When settling on a new project, popular historians face a dilemma: Write about a well-documented subject and hope to squeeze out enough fresh insights to justify a book, or attempt to single-handedly lift a topic out of obscurity? In Our Man in Charleston: Britain’s Secret Agent in the Civil War South (Crown, July 21), Christopher Dickey makes the latter gambit, arguing that Robert Bunch, Her Majesty’s consul to Charleston, South Carolina, in the lead-up to secession, has a place alongside Mata Hari and Anthony Blunt as one of history’s most colorful spies.
To the extent that Bunch survives in accounts of the Civil War, it is as a footnote. He has largely been dismissed as a Confederate sympathizer who almost dragged Britain into the war. There are no busts or plaques in his memory. More tellingly, he does not, at press time, have his own Wikipedia page.
Dickey, a DEPARTURES contributor, maintains that Bunch’s obscurity was by design. Far from supporting the Southern agenda, Bunch was in fact deeply disgusted by it, as evidenced by his fiery dispatches to Britain’s Foreign Office on the topic of slavery. He embedded in Charleston society, playing a convincing good old boy, only to sabotage attempts to reopen the African slave trade and imprison British citizens of color.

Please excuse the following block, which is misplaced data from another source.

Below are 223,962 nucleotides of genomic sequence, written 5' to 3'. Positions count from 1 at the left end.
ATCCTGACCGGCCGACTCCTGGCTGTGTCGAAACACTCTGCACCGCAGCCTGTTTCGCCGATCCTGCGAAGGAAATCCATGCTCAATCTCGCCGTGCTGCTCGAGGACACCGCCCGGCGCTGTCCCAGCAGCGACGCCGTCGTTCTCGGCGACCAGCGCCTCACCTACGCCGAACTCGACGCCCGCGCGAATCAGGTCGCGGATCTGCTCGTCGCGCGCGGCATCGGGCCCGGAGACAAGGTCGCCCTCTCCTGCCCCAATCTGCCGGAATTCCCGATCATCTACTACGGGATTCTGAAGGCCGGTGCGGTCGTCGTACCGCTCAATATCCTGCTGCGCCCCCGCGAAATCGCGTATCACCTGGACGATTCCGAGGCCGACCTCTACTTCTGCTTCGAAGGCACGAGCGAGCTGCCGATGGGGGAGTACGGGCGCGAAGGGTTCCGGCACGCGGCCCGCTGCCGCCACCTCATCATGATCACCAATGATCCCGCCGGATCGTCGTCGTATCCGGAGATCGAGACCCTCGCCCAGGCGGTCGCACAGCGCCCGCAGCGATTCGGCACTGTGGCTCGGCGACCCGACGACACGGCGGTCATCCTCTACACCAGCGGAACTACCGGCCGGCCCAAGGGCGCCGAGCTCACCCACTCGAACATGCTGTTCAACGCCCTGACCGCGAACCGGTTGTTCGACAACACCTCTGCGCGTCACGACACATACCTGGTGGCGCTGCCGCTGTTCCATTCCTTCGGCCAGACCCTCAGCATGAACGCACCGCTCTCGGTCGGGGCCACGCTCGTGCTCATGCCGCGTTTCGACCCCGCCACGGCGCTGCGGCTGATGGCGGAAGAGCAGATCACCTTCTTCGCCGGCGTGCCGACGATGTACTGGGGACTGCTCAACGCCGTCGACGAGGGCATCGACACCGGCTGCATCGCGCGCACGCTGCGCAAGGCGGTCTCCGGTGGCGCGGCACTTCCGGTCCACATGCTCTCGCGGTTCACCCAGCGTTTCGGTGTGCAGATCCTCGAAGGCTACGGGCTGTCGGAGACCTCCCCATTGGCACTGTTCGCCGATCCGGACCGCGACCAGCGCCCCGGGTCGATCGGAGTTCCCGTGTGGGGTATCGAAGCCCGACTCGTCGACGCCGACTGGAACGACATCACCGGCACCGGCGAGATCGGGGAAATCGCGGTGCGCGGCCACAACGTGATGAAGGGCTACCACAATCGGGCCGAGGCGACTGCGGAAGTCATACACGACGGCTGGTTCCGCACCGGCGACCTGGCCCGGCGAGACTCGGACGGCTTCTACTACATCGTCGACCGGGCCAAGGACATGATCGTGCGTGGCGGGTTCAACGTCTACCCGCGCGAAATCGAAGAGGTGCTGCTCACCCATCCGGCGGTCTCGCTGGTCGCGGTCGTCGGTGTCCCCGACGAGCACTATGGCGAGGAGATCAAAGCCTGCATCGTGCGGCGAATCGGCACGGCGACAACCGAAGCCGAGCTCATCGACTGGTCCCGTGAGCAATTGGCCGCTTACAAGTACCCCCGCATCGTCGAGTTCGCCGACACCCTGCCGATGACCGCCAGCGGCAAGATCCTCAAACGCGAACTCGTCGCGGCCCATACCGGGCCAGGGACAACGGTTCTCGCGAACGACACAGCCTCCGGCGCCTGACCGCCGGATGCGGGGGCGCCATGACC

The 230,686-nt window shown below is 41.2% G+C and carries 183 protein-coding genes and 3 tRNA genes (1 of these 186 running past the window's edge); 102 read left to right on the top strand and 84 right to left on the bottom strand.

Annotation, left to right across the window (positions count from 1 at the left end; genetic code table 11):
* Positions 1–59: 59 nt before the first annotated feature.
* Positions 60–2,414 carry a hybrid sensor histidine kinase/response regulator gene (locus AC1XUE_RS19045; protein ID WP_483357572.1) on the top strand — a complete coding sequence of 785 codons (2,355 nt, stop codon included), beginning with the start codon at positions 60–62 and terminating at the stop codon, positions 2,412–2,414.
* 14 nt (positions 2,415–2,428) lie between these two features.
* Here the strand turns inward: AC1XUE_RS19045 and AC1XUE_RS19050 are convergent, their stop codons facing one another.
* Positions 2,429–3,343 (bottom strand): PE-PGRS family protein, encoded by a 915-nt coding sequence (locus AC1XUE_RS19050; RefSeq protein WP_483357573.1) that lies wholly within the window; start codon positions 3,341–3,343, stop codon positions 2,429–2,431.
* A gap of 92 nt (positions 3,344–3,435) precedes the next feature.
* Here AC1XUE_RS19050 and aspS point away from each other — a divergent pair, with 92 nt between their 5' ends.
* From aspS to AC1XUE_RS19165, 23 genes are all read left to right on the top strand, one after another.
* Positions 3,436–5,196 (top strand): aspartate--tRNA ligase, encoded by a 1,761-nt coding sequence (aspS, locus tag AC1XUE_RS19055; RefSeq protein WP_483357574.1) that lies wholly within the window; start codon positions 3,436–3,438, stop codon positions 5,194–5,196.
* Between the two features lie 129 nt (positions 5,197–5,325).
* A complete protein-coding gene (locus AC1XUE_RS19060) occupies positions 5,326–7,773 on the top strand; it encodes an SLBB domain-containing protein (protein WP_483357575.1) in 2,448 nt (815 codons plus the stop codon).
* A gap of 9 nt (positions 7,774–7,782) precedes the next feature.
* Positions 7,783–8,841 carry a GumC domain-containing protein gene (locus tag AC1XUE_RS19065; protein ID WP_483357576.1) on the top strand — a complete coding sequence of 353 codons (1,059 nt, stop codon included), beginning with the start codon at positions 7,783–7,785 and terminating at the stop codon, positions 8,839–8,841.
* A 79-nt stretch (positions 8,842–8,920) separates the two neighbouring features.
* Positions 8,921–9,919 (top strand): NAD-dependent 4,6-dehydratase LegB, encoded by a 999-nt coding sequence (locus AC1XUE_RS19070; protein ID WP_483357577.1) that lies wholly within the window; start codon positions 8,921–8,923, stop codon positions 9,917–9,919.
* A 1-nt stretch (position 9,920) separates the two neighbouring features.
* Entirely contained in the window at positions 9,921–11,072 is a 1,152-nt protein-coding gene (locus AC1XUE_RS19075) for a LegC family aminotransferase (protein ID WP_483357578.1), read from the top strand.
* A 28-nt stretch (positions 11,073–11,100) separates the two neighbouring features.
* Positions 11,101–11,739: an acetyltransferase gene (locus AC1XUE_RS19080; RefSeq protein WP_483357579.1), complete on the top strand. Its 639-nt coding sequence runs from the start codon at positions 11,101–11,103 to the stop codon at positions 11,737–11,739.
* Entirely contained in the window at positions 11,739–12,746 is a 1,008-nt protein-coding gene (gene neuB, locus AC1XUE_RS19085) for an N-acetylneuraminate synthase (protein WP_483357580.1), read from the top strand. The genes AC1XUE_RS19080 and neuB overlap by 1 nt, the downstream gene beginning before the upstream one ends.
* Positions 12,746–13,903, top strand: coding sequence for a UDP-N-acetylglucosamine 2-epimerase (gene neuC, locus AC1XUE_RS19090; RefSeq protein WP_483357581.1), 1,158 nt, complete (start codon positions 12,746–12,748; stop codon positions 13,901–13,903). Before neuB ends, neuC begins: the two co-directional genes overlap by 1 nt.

A veteran correspondent for Newsweek and The Daily Beast and the author of several novels, Dickey has a journalist’s nose for the scoop and a thriller writer’s sense of pacing. His debt to Graham Greene is clear not just from the book’s title but also from his grasp of skullduggery and human contradiction.
“Bunch was leading very much a double life,” says Dickey. “The people in Charleston had no idea how hostile he was to them, their society, to the institution of slavery, and to the entanglement of the British government and British interests with what he saw as a truly evil institution.”
Bunch whiled away the end of his career as British ambassador to Colombia and Venezuela and disappeared from history without his contributions being recognized. Which is perhaps as it should be—a famous spy, after all, is an unsuccessful one. But now, thanks to Dickey’s masterful book, he’ll surely deserve our society’s highest honor: a Wikipedia page.